Information processing in the brain occurs by the selective recruitment of nerve cells into transient assemblies, whose coordinated patterns of activity underlie different cognitive or behavioral functions. Such assemblies comprise groups of pyramidal neurons that fire together, in determined temporal order. Little is known, however, about how individual neurons are bound into such functional groups. Bähner et al. combined electrophysiological recordings in brain slices with computer modeling to describe a cellular mechanism that may underlie assembly formation in hippocampal networks. By focusing on complexes involved in memory consolidation, they found that pyramidal cells formed two clearly distinct functional groups with respect to their participation in such complexes. Participating pyramidal cells had peculiar properties: They generated antidromic axonal action potentials that were facilitated by axonal GABAA receptors. Classical perisomatic GABAergic inhibition, in contrast, suppressed background activity and ensured that nonparticipating neurons were silenced during these periods. These results provide a mechanism of assembly formation in oscillating networks.

    Proc. Natl. Acad. Sci. U.S.A. 108, 10.1073/pnas.1103546108 (2011).

  5. Materials Science

    The Shape of Things to Come

    1. Marc S. Lavine
    CREDIT: RINGE ET AL., NANO LETT. 11, 10.1021/NL2018146 (2011)

    The Wulff construction uses thermodynamic arguments to predict the equilibrium shape of a crystal based on knowledge of the surface energies of the crystal faces. For single-component systems, the thermodynamic shape proves to be independent of the crystal size unless the crystal is highly strained. For an alloy system, where there is an additional degree of freedom due to the possibility of one of the species segregating to the surface, the size invariance of the thermodynamic shape is lost, and the infinite reservoir approximation used in the Wulff construction no longer holds true. Ringe et al. developed a modified Wulff construction for alloy systems to account for concentration gradients. The behavior of a particular system was shown to depend on the alloy strength, which is determined by the difference between the actual bulk free energy and a linear interpolation of the idealized values. For weak alloys, there is a strong segregation of one of the components, and the thermodynamic shape of the crystal is similar to that determined from a basic Wulff construction. For strong alloys, which include many bimetallic catalysts such as CuAu and AuPd, there is a competition between lowering the surface energy and the bulk energy, with segregation to the surface a significant factor for the smallest particles. The limited experimental data in the literature confirm the general trends seen by the authors.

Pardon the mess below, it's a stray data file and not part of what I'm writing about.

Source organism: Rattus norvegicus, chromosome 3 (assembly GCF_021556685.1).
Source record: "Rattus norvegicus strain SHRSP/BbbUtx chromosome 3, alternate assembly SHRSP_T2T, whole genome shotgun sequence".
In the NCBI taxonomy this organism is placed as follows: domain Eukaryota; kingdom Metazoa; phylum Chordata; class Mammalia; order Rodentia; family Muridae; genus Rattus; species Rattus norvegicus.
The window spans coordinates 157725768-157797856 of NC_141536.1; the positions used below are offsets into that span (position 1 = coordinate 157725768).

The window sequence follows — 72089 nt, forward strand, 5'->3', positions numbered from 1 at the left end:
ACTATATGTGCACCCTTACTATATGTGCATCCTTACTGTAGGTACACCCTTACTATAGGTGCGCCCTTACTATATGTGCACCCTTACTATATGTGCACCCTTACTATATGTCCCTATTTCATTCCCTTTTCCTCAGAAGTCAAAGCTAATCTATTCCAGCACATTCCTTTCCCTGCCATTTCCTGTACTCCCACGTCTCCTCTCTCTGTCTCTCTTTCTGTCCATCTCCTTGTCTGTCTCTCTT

Nano Lett. 11, 10.1021/nl2018146 (2011).

  6. Genetics

    Better Annotation Needed

    1. Laura M. Zahn

    In genomic studies, annotation of previously sequenced organisms provides an important starting reference point. These annotated genomes are often used for bioinformatic searches to determine the composition of the environmental microbiota, generated through the analyses of fragmented genomic sequences. Database errors, however, can negatively affect such analyses and/or produce misleading results. Tripp et al. analyzed sequencing results from a set of oceanic samples and human microbiome reference bacteria and found that misannotations of ribosomal RNA (rRNA) sequences were prevalent and are propagated, despite corrections. Given that sequences coding for rRNAs are often found in these samples and are used to determine their phylogenetic placement, such widespread errors suggest underlying problems in annotation. Furthermore, these errors can significantly bias analyses and be time-consuming to detect. On the basis of these results, the authors call for increased vigilance on the part of researchers and database curators to properly identify and annotate rRNAs.

    Nucleic Acids Res. 39, 10.1093/nar/gkr576 (2011).

  7. Materials Science

    Featured Ferroelectrics

    1. Phil Szuromi

    Ferroelectric thin films can exhibit not only directional switching of polarization but also pyroelectric or piezoelectric effects that can be useful in micro- or nanoelectromechanical devices. However, unlike materials such as silicon, which can be readily patterned through techniques developed from chip manufacturing, the various methods for ferroelectric patterning of thin films often have limitations. Kim et al. describe a method that allows arbitrary patterning of ferroelectric films on any substrate, so long as it is undamaged by brief exposures to temperatures of 250° to 300°C. Thin films of sol-gel precursors for ferroelectrics such as lead zirconium titanate or lead titanate, on substrates such as silicon, glass, and polyimide tape, were heated for 1 min to these temperatures to remove organic molecules. Actual pattering is achieved with an atomic force microscope tip heated above ∼550°C. Feature sizes run tens of nanometers in width and several micrometers in length.

    Adv. Mater. 23, 10.1002/adma.201101991 (2011).